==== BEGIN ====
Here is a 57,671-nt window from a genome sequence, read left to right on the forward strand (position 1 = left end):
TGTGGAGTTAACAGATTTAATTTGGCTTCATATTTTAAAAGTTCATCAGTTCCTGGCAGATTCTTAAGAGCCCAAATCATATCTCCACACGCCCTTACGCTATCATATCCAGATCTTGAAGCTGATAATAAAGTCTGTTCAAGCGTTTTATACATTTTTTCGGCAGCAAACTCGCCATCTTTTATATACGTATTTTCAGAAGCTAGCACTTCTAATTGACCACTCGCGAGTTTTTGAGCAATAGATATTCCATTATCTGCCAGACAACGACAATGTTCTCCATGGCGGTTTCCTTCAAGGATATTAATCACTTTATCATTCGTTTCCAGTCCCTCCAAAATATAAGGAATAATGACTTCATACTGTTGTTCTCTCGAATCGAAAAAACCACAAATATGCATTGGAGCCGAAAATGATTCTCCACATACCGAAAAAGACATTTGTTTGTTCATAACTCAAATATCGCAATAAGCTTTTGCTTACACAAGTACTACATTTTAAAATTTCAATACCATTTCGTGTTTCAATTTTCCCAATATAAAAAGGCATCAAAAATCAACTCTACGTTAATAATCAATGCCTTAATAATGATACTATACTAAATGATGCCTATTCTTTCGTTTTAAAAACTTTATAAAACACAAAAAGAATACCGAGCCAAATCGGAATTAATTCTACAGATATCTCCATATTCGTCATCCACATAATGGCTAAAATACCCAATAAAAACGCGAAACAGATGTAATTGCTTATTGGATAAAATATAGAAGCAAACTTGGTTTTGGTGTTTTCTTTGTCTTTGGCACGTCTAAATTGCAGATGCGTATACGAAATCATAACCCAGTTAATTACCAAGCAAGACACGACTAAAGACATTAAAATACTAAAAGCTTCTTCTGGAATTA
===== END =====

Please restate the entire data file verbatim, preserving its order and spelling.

Here is a 57,671-nt window from a genome sequence, read left to right on the forward strand (position 1 = left end):
TGTGGAGTTAACAGATTTAATTTGGCTTCATATTTTAAAAGTTCATCAGTTCCTGGCAGATTCTTAAGAGCCCAAATCATATCTCCACACGCCCTTACGCTATCATATCCAGATCTTGAAGCTGATAATAAAGTCTGTTCAAGCGTTTTATACATTTTTTCGGCAGCAAACTCGCCATCTTTTATATACGTATTTTCAGAAGCTAGCACTTCTAATTGACCACTCGCGAGTTTTTGAGCAATAGATATTCCATTATCTGCCAGACAACGACAATGTTCTCCATGGCGGTTTCCTTCAAGGATATTAATCACTTTATCATTCGTTTCCAGTCCCTCCAAAATATAAGGAATAATGACTTCATACTGTTGTTCTCTCGAATCGAAAAAACCACAAATATGCATTGGAGCCGAAAATGATTCTCCACATACCGAAAAAGACATTTGTTTGTTCATAACTCAAATATCGCAATAAGCTTTTGCTTACACAAGTACTACATTTTAAAATTTCAATACCATTTCGTGTTTCAATTTTCCCAATATAAAAAGGCATCAAAAATCAACTCTACGTTAATAATCAATGCCTTAATAATGATACTATACTAAATGATGCCTATTCTTTCGTTTTAAAAACTTTATAAAACACAAAAAGAATACCGAGCCAAATCGGAATTAATTCTACAGATATCTCCATATTCGTCATCCACATAATGGCTAAAATACCCAATAAAAACGCGAAACAGATGTAATTGCTTATTGGATAAAATATAGAAGCAAACTTGGTTTTGGTGTTTTCTTTGTCTTTGGCACGTCTAAATTGCAGATGCGTATACGAAATCATAACCCAGTTAATTACCAAGCAAGACACGACTAAAGACATTAAAATACTAAAAGCTTCTTCTGGAATTA